Print Sale

Couldn’t figure out which prints to put up for sale, so I just put everything on sale. 20% off all prints, all sizes until June 1.  Now, according to my theory, this won’t do much at all in terms of increasing sales, because I don’t think that the art purchase is heavily influenced that much by the cost.  HOWEVER, since this is a marketing issue, and I’m always wrong about marketing issues, then it will help sales a lot.  Also, since I’m planning some trips in June – this seemed like a good time to give it a try.  I could be wrong but I think it’s the first sale I’ve ever done.  (Part of that is also that since moving the store to WordPress, this sort of thing is much easier for me to implement).

I had some tech issues with Internet Explorer caching pages and not doing the javascript calculation – but didn’t have any problems with Opera or Firefox – and IE did work after I cleared the cache (which is why I put that note about it in the sidebar).

You can test it without actually buying anything if you have nothing better to do – and if it doesn’t work, and clearing the cache doesn’t work – then let me know what browser and OS you’re on.  It’s based on a very simple javascript so as long as the js file isn’t being cached, it really should work.

Well anyway – in the meantime – I’ve still had a bunch of orders to take care of, and I’ve been doing daily trips to the Met.

Here’s the STORE LINK if you want to check out the sale.

* * *

Fascinating.  Just had two orders after enabling the 20% off sale.  Maybe these things do work.  Can you imagine if I had someone who actually knew something about marketing rather than my own trial-and-error method.

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Dave

My name is Dave Beckerman. I am a photographer and programmer working in New York City.

6 thoughts on “Print Sale”

  1. I read this incredible book a while ago “Predictably Irrational” where the author pretty much explains in a very entertaining way and with examples how we actually make decisions… you could get quite a few marketing ideas out of that!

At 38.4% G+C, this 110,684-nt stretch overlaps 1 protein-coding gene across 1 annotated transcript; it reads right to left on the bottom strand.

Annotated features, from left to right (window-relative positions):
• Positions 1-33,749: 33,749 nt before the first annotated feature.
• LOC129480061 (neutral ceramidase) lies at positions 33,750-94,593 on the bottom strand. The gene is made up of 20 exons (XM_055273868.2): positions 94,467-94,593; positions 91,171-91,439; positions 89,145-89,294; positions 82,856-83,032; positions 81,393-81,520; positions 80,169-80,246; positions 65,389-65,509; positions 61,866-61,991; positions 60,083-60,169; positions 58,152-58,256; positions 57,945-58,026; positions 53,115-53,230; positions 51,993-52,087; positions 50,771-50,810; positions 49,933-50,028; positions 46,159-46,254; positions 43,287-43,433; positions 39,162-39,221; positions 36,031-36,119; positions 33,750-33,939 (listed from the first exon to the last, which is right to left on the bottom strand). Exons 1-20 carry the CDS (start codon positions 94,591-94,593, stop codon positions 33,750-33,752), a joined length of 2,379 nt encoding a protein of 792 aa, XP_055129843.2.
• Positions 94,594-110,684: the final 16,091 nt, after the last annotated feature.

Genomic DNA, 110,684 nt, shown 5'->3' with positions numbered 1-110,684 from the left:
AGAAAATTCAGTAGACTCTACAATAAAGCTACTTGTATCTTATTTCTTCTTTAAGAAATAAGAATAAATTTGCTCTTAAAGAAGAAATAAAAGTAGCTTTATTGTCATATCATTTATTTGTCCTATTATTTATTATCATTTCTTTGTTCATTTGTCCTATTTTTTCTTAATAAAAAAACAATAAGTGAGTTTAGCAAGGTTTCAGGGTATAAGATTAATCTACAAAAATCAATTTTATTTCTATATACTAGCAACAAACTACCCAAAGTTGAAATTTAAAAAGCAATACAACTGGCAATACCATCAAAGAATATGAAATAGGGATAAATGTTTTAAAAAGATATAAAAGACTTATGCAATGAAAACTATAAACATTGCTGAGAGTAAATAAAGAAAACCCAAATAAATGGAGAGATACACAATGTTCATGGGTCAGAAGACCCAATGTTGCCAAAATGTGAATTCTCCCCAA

2. Christ,

    A store link in one of your
    blog posts, things must be bad!

    Just kidding?

    Sometimes when I’m here looking
    at your stuff I wonder why you’re
    not up there with the ‘big guns’?

    I mean your photographs are about
    300% better than many I see in
    ‘Arty’ photo mags, and 2,000,000%
    better than most other photo mags,
    excluding images by masters like
    Brett Weston or HC-B.

    Dorothea Lange was a pretty mean
    social photographer too!

    I dunno why you’re putting on a
    SALE. Wouldn’t it be better to
    say ‘Buy Now At Today’s Prices
    While Stocks Last’!

    And increase your prices by 100%
    tomorrow :~)

    Stephen

  3. Thanks Stephen. Since I announced the sale, something like five orders came in (last two days?). Maybe I will be “discovered” someday – but I don’t think I can do it purely through the web which is still looked down on by the forces that be. And to some extent I understand that. To really leap frog, I would need to stop selling on the web; and go the REAL GALLERY ROUTE through the art world. ROUTE WINE AND CHEESE. I would also need to do something CUTTING EDGE. Which I haven’t ever done. You can’t make a BIG ART SPLASH shooting puddles. Where’s the controversy in that.

  4. I gotta second Stephen’s comments, your work is always top-notch, and certainly better than 99.9% of the work I see in, say, B&W magazine (and I LIKE a lot of that work), so what I’m saying is that I don’t see why you toil in obscurity.

    I remember an epiphany I had when I was studying to be a theatrical lighting designer at “Lester Polakov’s Studio and Forum of Stage Design” down on Washington Street in the West Village. Most of the ‘famous’ working lighting designers had to do something else besides theater lighting design to make a living. There just weren’t enough gigs on Broadway, in the ballet, in regional theater, to support them. They taught (at Lester’s, at NYU, at Yale, at Rutgers, wherever) did architectural lighting design (Jules Fisher, who was at the time as famous as one could get doing all of Fosse’s musicals) made money consulting with architects (and many years later did the ‘Tribute in Light’ at ground zero). There simply was no one who ‘only’ did lighting design for a living. They are did other things to support their art. I remember being very surprised when I found that out. Second only, I think, to when I discovered that very few of them had a viable family life. To simply make it in that world they had sacrificed quite a bit.

    What I’m saying, I guess, is that the route you have taken, without giving lectures/classes, without publishing a book, etc., is the hard road, it seems.

  5. I agree as well. The amount of work I’ve been doing to scrape by has seemed idiotic lately.

    On the other hand I have to be careful. I know myself and I have a bad of making rash at just the wrong time.

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